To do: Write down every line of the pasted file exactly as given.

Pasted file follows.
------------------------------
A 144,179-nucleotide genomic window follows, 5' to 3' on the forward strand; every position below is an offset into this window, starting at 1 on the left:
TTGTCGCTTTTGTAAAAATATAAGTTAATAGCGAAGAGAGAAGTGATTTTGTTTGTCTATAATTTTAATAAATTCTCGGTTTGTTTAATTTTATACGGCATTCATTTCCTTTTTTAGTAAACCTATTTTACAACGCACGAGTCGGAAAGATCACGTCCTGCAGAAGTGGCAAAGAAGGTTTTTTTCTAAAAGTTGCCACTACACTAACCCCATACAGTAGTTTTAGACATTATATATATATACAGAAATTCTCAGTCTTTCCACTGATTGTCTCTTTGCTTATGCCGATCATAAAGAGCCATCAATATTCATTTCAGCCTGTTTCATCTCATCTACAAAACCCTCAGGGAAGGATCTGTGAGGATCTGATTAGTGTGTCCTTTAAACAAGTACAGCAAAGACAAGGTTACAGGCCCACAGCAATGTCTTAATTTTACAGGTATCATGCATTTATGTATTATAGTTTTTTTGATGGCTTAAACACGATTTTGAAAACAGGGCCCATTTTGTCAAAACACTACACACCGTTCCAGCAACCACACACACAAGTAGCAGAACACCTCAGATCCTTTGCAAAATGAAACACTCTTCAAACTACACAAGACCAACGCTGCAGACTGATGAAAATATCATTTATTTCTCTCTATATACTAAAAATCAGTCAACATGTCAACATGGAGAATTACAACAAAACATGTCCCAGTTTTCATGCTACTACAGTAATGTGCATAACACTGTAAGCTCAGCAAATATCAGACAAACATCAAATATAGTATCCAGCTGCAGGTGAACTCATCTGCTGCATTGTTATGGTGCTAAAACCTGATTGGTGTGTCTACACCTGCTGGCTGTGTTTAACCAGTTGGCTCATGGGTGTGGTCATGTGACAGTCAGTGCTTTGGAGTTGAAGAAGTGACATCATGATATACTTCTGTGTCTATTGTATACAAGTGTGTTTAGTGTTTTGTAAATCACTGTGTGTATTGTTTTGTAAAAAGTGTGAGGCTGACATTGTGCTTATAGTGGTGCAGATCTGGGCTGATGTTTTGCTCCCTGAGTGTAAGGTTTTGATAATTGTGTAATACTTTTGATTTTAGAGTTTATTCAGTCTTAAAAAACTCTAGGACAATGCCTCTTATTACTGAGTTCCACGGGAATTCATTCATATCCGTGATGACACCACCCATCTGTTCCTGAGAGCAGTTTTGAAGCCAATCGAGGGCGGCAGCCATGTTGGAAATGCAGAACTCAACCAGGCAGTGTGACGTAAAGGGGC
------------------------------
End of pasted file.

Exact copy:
A 144,179-nucleotide genomic window follows, 5' to 3' on the forward strand; every position below is an offset into this window, starting at 1 on the left:
TTGTCGCTTTTGTAAAAATATAAGTTAATAGCGAAGAGAGAAGTGATTTTGTTTGTCTATAATTTTAATAAATTCTCGGTTTGTTTAATTTTATACGGCATTCATTTCCTTTTTTAGTAAACCTATTTTACAACGCACGAGTCGGAAAGATCACGTCCTGCAGAAGTGGCAAAGAAGGTTTTTTTCTAAAAGTTGCCACTACACTAACCCCATACAGTAGTTTTAGACATTATATATATATACAGAAATTCTCAGTCTTTCCACTGATTGTCTCTTTGCTTATGCCGATCATAAAGAGCCATCAATATTCATTTCAGCCTGTTTCATCTCATCTACAAAACCCTCAGGGAAGGATCTGTGAGGATCTGATTAGTGTGTCCTTTAAACAAGTACAGCAAAGACAAGGTTACAGGCCCACAGCAATGTCTTAATTTTACAGGTATCATGCATTTATGTATTATAGTTTTTTTGATGGCTTAAACACGATTTTGAAAACAGGGCCCATTTTGTCAAAACACTACACACCGTTCCAGCAACCACACACACAAGTAGCAGAACACCTCAGATCCTTTGCAAAATGAAACACTCTTCAAACTACACAAGACCAACGCTGCAGACTGATGAAAATATCATTTATTTCTCTCTATATACTAAAAATCAGTCAACATGTCAACATGGAGAATTACAACAAAACATGTCCCAGTTTTCATGCTACTACAGTAATGTGCATAACACTGTAAGCTCAGCAAATATCAGACAAACATCAAATATAGTATCCAGCTGCAGGTGAACTCATCTGCTGCATTGTTATGGTGCTAAAACCTGATTGGTGTGTCTACACCTGCTGGCTGTGTTTAACCAGTTGGCTCATGGGTGTGGTCATGTGACAGTCAGTGCTTTGGAGTTGAAGAAGTGACATCATGATATACTTCTGTGTCTATTGTATACAAGTGTGTTTAGTGTTTTGTAAATCACTGTGTGTATTGTTTTGTAAAAAGTGTGAGGCTGACATTGTGCTTATAGTGGTGCAGATCTGGGCTGATGTTTTGCTCCCTGAGTGTAAGGTTTTGATAATTGTGTAATACTTTTGATTTTAGAGTTTATTCAGTCTTAAAAAACTCTAGGACAATGCCTCTTATTACTGAGTTCCACGGGAATTCATTCATATCCGTGATGACACCACCCATCTGTTCCTGAGAGCAGTTTTGAAGCCAATCGAGGGCGGCAGCCATGTTGGAAATGCAGAACTCAACCAGGCAGTGTGACGTAAAGGGGC